The Battle for Idlib

The Battle for Idlib

Two years ago, it looked as if Syrian President Bashar Assad was either about to be ousted from power or doomed to control an ever-shrinking area of Syria. Islamic State, Kurds and various rebel groups controlled much of what once constituted Syria. In fact, the frontier between Syria and Iraq was mostly a fiction as neither state controlled its borders.

However, in 2015, Russian President Vladimir Putin decided to support his long-time ally and provide military support to prevent him from falling from power and assist him in retaking lost territory. With Russian and Iranian assistance, Assad has been steadily winning back territory that was held by various rebel groups. Although the U.S. could have been an obstacle to this trend, America’s focus was on defeating Islamic State. Therefore, the U.S. has mostly not interfered in Assad’s recovery.

After gaining back several pockets of resistance in the southwestern part of Syria, the focus now shifts to Idlib, a province in northwestern Syria that borders Turkey. Unlike the areas recently re-taken, Idlib’s situation is much more complicated. There are several rebel groups in Idlib, a large number of displaced people and five nations with interests in the province. As a result, the potential is elevated that the operations designed to oust rebel groups will turn into a much broader conflict.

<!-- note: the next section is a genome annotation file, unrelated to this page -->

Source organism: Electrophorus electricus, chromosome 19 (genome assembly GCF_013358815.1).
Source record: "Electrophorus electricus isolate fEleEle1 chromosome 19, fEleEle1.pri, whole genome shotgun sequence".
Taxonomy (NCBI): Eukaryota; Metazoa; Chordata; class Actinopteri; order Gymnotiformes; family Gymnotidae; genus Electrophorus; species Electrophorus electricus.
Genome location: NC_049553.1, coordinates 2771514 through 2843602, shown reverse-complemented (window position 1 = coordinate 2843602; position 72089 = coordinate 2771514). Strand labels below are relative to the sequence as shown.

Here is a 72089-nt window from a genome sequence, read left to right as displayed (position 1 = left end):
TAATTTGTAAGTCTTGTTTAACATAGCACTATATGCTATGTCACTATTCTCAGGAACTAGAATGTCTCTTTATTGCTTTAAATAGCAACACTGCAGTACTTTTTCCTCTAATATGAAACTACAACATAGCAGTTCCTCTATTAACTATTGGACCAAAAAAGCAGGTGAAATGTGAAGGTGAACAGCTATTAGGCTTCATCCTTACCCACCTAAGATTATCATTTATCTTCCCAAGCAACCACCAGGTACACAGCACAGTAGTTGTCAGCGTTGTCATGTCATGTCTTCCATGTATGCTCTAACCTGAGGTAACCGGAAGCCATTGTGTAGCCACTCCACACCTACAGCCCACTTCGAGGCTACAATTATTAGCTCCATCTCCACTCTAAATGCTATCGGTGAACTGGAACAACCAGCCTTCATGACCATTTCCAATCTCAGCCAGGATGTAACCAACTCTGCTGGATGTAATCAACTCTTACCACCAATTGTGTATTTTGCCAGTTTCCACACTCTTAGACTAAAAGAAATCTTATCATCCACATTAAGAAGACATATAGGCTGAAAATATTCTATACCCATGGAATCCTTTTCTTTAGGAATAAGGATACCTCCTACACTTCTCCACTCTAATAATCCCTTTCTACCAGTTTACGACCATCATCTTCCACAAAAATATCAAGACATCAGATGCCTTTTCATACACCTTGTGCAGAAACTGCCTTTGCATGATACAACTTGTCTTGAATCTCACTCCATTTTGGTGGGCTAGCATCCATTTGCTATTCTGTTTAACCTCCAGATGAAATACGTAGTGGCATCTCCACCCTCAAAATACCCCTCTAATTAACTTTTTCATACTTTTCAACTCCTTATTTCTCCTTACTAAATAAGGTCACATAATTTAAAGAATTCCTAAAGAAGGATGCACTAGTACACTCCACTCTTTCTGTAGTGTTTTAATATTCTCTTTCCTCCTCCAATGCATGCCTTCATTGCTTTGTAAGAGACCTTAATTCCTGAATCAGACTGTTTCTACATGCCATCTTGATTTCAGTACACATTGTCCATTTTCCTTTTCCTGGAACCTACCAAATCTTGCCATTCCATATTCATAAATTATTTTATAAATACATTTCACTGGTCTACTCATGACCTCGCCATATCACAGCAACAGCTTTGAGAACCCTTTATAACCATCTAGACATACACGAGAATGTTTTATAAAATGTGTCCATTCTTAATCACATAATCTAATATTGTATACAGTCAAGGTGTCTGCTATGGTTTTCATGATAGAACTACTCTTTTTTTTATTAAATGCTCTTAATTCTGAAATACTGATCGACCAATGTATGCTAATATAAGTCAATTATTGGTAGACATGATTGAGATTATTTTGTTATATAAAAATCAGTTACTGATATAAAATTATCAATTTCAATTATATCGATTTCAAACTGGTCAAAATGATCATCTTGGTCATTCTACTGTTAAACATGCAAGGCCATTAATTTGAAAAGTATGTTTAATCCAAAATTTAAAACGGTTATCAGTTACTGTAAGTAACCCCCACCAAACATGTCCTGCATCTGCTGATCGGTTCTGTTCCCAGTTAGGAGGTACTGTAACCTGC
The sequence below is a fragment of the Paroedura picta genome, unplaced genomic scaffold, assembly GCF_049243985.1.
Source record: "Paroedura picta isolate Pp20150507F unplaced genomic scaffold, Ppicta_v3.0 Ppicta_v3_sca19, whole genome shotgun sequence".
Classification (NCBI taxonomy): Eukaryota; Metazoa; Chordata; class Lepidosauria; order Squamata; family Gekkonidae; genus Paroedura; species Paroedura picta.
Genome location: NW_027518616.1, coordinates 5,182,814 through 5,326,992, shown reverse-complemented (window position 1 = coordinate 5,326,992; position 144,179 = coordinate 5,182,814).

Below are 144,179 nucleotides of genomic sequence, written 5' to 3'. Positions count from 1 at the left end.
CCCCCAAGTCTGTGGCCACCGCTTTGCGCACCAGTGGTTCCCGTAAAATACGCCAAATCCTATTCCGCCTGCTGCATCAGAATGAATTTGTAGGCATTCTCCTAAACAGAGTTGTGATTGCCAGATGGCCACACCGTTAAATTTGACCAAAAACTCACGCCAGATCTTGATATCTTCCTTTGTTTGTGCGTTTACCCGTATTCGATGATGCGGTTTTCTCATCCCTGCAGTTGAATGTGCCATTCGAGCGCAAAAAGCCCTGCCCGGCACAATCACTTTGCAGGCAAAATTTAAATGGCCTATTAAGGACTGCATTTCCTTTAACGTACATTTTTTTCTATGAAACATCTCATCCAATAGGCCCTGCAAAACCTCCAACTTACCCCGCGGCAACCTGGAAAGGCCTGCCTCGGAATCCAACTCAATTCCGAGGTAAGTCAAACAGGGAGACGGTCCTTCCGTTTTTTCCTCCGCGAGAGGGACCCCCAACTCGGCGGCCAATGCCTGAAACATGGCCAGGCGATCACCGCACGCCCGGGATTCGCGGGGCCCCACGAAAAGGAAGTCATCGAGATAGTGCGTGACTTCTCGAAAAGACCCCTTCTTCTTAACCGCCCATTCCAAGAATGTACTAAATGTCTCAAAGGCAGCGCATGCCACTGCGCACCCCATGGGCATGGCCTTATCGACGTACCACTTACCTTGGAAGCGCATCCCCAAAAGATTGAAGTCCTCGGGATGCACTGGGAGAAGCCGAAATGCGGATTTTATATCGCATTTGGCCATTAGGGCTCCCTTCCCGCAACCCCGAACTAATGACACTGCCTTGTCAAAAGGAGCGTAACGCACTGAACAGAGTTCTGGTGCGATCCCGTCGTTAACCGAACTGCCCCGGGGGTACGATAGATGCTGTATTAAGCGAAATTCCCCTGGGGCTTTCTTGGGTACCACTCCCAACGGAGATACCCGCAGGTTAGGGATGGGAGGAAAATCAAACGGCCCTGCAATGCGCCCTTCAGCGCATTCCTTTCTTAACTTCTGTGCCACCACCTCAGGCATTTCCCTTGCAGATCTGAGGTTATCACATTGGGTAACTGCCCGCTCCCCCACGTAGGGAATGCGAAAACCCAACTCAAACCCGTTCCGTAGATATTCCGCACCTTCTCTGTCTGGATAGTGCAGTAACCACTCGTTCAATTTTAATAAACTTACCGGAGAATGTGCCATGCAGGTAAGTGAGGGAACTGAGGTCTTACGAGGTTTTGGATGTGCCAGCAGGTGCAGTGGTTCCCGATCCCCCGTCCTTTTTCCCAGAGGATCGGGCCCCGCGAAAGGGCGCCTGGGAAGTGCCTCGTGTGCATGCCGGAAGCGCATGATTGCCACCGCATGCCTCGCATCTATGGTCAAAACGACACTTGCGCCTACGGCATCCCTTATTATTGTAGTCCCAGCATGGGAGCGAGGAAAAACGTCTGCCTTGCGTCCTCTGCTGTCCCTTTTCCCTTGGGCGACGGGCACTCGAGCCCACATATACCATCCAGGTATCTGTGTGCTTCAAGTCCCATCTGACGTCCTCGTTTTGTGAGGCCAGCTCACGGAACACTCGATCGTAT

In this report, we will begin with a description of Idlib. The following section will examine the goals and concerns of the major players, including rebel groups, important ethnic and religious groups and the aforementioned nation states. Using this information, we will discuss the potential interplay among these groups and their efforts to contain the battle and what could lead it to spin out of control. As always, we will conclude with potential market ramifications.

The Lay of the Land

Idlib province sits in northeastern Syria.

(Source: Wikipedia Commons)

It was mostly a rural province prior to the breakdown of order in Syria during the Arab Spring. Its normal population is about 1.5 million. However, the current population is double that number as refugees from other parts of Syria have fled to this region. When the Russians brokered ceasefires in southern rebel strongholds, they ended the fighting by providing safe passage to Idlib. The World Health Organization estimates that 1.6 million of the current residents in Idlib rely on food assistance.[1]